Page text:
Transportation, software development, renewable energies and optimization — the world of engineering is multifaceted, offering many specialties and career paths. Which path speaks to your talents and professional goals? Quinnipiac offers bachelor’s degree programs in four of the fastest growing engineering fields — mechanical, civil, industrial and software — as well as in computer science. 

Each program grounds you first in theory, then builds technical proficiency through both independent and interdisciplinary projects. Classrooms are small, student-centered and emphasize interactive learning with the same powerful software, machinery and materials used by professional engineers and computer scientists. We also place great emphasis on preparing you for the FE (Fundamentals of Engineering) certificate, which you'll earn during your senior year. The first of the NCEES exams, the FE certificate represents the first major step toward becoming a licensed engineer.

Dual-degree program

The School of Engineering also offers an online MS in Cybersecurity program that equips students with the most advanced prevention, detection and recovery methods necessary to defend against cyber attaches, making graduates indispensable in virtually every industry. Students have the option to take it as a dual-degree (4+1) program.

Grand Challenges

Improving sustainability, health, security and joy of living

The School of Engineering curricula is officially recognized by the National Academy of Engineering’s “14 Grand Challenges for Engineering” facing global society in the 21st century. Behind everything we do is an emphasis on improving sustainability, health, security and joy of living for people all over the world. Students also have the opportunity to participate in the Grand Challenges Scholars program through competing the five competency areas. Students that participate in this program receive an additional certification recognized by the National Academy of Engineers.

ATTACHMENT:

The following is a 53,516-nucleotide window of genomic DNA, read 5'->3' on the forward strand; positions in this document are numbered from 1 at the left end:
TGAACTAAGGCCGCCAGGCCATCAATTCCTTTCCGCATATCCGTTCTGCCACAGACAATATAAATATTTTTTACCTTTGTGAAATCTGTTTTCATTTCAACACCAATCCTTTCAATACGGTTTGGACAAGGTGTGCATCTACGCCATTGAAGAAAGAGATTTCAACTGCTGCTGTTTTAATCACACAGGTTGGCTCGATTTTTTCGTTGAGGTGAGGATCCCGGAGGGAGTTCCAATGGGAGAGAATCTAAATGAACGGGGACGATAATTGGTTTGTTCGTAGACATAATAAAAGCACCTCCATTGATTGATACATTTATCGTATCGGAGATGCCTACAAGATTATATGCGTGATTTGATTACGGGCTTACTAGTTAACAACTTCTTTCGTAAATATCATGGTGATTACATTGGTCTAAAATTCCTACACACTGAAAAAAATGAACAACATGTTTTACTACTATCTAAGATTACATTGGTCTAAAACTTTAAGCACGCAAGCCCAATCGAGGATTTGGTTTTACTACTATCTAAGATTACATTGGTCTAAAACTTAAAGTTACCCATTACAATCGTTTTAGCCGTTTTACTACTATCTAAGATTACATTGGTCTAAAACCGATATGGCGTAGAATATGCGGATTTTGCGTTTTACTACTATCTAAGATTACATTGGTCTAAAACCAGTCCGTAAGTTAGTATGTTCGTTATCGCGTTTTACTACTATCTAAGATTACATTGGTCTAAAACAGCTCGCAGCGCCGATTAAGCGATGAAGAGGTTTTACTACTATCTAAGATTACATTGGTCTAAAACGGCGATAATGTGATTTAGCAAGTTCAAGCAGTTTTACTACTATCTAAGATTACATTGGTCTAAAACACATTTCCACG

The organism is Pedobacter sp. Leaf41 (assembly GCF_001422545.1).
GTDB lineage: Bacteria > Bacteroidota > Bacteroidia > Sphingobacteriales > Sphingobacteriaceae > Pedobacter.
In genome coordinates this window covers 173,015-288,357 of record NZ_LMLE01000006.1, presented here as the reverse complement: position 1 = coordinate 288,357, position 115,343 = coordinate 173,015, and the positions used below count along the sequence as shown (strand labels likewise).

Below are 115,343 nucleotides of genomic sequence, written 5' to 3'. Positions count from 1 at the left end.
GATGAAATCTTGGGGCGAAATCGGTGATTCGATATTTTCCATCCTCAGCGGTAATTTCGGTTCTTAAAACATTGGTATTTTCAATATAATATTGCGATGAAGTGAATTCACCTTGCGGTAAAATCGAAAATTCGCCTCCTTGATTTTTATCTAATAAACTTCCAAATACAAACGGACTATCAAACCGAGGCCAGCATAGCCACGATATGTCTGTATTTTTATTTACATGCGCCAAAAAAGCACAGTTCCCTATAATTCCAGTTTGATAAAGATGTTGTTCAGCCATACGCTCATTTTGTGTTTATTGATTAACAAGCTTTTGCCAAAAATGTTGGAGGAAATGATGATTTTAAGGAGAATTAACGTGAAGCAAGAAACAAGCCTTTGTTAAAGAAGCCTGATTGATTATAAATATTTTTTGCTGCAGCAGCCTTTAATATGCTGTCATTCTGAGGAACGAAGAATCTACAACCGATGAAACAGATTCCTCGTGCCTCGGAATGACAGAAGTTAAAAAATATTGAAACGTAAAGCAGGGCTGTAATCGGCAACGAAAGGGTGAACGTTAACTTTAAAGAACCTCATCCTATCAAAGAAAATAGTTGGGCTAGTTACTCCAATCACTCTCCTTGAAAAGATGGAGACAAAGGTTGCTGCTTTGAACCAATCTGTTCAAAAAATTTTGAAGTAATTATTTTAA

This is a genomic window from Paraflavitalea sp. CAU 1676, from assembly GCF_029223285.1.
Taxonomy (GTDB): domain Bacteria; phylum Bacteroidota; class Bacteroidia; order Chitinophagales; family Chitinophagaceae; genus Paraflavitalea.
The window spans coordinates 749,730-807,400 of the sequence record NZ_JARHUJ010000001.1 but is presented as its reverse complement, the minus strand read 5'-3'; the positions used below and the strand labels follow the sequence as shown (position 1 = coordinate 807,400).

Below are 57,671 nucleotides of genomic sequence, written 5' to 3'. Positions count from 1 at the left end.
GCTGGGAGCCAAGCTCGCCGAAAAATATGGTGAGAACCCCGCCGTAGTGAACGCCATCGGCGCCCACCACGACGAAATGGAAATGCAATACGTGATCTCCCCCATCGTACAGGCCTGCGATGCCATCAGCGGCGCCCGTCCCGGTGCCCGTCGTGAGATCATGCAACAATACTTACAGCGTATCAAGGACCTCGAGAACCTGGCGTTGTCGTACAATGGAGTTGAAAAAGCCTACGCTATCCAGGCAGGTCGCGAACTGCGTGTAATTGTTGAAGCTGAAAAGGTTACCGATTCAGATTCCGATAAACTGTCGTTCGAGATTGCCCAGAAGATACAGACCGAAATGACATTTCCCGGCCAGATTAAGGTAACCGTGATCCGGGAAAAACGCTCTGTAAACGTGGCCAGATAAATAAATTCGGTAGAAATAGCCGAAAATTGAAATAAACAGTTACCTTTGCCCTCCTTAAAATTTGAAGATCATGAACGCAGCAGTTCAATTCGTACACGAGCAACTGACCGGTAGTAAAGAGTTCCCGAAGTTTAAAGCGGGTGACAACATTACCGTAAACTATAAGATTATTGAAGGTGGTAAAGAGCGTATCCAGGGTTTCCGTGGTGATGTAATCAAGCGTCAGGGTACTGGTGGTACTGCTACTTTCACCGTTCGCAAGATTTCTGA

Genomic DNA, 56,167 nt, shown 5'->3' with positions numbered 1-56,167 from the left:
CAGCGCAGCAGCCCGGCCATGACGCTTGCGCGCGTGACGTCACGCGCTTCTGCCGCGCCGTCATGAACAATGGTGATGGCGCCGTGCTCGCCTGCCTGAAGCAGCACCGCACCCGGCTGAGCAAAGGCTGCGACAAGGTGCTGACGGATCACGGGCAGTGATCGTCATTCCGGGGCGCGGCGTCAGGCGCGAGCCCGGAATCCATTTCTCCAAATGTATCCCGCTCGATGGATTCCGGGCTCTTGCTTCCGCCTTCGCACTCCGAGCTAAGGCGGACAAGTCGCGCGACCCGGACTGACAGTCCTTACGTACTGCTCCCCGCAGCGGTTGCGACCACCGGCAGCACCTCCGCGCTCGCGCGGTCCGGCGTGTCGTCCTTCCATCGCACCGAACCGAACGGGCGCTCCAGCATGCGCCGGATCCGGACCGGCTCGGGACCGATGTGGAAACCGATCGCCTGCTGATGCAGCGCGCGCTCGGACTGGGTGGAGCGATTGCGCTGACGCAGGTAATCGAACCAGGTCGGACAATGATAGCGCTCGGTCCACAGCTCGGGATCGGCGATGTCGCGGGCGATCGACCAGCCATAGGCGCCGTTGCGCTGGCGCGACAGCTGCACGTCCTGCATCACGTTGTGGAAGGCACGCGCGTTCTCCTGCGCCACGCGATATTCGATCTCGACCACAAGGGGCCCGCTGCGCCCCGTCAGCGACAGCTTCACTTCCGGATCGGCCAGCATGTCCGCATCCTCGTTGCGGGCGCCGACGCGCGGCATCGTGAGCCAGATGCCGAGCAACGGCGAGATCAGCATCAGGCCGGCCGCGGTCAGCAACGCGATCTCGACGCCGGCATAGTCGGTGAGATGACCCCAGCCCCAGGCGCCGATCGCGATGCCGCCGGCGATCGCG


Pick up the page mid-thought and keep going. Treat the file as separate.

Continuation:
poster image

Photograph

Rachel Davis '17 modifies the electric toy car of Nolan Green, 3, a child born with cerebral palsy.

Finding inspiration

Rachel Davis '17 modifies the electric toy car of Nolan Green, 3, a child born with cerebral palsy. In a partnership with The GoBabyGo! Initiative, Davis and professors Jose Riofrio, Rose Flammang and Michelle Broggi, spent countless hours outfitting the car to meet Nolan's mobility needs.

School and Campus Life

Collaborate, explore and make a difference

Regardless of the discipline, the School of Engineering is an inclusive community of equally driven and curious professionals who share the same passion for hands-on learning.

The Quinnipiac University Student Engineering Organization (QUESO) raises engineering awareness through various yearly events and community engagement projects. QUESO additionally holds networking events that bring together alumni, students, faculty and employers. 

Engineering students participate in other events that are at once creative, competitive and collaborative. The computer science program’s High School Programming Competition bring teams of students together to excite future programmers, while the annual Hackathon focuses on a variety of topics, including the development of Android apps. The program is aimed at helping the kids improve their math skills, tell time and build stronger vocabularies. Off campus, students from all of our degree areas have exceled at competitions such as the Connecticut Technology Council's CT Skills Challenge, and successfully represented Quinnipiac at the ASEE Northeast Conference.